People older than 65 are deciding not to go back to the workplace and retire instead

Michele Campbell

Despite a pandemic ravaging the globe, there are still things we need to plan for. Locally, some residents are retiring and are new to Medicare, and we are here on the phone and virtually to help get you prepared for the next stage of life.

Are you turning 65 or just now retiring? You’ve come to the right place. Even during this “Shelter in Place” period, we’re still working diligently with folks who are coming into the Medicare system.

Many folks who are older than 65 are deciding not to go back to the workplace and retire instead. If this is your case, don’t wait to learn about Medicare, do your research early and be prepared. You might be feeling a little overwhelmed with all the information out there, so here’s a brief breakdown to help.

Original Medicare = Part A & B

These are the only parts that are provided by the government. If you’ve worked your 40 quarters, which equals 10 years, then Part A should be free.  Part B has a standard rate or $144.60, but can be higher based on your income. You can check what your Part B premium will be on Once you know this number, you will get a better idea of what your costs are for retirement planning.

Many people are surprised about this cost and haven’t planned well enough. Once you’ve enrolled in Medicare Parts A & B, then you can purchase either a Medicare Advantage plan or a Medicare Supplement plan along with a Part D prescription drug plan.

Part C is a Medicare Advantage plan

Typically, these are HMO plans and the more rural you are, the less available these are. These plans are considered Managed Care, where you pick a Primary Care Physician, who belongs to a network or two.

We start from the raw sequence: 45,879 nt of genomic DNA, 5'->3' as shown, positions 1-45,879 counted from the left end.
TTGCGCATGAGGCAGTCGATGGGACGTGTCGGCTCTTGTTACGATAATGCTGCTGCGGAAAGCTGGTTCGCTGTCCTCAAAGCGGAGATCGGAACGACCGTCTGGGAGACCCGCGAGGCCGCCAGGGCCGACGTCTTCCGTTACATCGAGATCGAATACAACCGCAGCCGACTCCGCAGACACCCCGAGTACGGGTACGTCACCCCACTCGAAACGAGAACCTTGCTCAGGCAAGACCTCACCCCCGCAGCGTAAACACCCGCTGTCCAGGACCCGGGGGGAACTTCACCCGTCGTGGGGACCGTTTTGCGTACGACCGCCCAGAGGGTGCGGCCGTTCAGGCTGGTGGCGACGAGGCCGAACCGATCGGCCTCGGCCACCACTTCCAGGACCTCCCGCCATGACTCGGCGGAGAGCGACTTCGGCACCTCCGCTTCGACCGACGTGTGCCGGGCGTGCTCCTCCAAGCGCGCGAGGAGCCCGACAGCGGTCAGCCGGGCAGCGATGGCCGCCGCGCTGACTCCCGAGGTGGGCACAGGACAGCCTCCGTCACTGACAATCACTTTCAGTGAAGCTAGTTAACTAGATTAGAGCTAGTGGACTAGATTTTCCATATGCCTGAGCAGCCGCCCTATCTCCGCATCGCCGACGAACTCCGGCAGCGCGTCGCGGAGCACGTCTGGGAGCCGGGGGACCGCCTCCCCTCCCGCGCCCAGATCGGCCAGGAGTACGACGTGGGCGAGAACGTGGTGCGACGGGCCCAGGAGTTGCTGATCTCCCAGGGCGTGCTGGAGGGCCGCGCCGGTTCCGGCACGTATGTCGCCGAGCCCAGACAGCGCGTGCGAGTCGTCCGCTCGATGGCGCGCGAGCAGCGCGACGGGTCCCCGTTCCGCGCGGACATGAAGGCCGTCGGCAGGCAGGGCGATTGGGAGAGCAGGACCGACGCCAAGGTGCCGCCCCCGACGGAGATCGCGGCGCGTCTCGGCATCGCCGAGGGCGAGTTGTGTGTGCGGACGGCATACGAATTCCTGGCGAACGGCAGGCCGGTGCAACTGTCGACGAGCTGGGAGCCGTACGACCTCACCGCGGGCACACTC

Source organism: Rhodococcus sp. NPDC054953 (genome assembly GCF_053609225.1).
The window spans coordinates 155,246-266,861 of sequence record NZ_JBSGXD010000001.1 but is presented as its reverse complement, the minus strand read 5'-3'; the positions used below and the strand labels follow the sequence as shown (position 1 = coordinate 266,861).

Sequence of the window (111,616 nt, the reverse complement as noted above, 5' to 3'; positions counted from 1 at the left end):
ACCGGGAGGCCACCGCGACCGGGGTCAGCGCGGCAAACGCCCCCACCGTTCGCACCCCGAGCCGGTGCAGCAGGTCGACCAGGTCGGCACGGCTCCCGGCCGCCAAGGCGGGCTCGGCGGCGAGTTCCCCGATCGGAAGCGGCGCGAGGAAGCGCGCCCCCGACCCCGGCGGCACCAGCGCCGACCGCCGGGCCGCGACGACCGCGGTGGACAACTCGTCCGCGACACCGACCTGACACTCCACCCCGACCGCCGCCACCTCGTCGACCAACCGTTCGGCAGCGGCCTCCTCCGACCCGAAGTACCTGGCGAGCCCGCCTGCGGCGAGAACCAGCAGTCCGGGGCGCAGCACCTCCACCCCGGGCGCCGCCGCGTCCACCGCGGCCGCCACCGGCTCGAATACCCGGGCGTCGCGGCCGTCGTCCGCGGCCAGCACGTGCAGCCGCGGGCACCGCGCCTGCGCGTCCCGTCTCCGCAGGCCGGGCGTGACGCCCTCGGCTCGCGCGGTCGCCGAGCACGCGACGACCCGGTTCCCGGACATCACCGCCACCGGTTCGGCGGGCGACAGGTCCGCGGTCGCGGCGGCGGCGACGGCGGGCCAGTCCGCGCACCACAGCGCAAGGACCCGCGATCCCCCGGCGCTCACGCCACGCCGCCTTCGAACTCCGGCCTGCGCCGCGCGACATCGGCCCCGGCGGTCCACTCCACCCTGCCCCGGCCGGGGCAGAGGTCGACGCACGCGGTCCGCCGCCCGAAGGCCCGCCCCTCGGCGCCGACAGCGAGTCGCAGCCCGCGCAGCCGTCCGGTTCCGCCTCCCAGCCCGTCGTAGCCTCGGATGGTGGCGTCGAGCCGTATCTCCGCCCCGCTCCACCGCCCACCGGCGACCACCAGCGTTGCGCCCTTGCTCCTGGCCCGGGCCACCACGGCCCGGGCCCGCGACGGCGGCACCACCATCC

Once you’ve picked your doctor and start using the plan, you have to get referrals to see specialists. If you choose to go out of network, then you won’t have any coverage with the HMO’s.

With Medicare Advantage plans, you have deductibles and copays as you use the plan. Sometimes there are no copays, such as for preventative services, you don’t pay anything. For bigger ticket items, like inpatient hospital, outpatient surgery, MRI’s, etc., you typically have larger copays.

For smaller cost items, like X-rays and lab work, they can be at no cost or small copays. Most Advantage plans include a Part D drug plan, so you’ll satisfy that portion that Medicare requires that you have.

Medicare Supplements are not HMO or PPO plans

Supplements are secondary to Medicare. The Supplement can pay your deductibles and coinsurance that Medicare doesn’t pay. There are various plans but the most popular plans are Plan F, G and N. These plans do not cover medication you pick up at the pharmacy, so you’ll need to add  a Part D drug plan also. There is a lot more detail that goes into these plans, but this is a good start to compare the differences.

Medicare 101 Webinars are coming. We will be scheduling these soon, so give us a call or stop by our website for further details (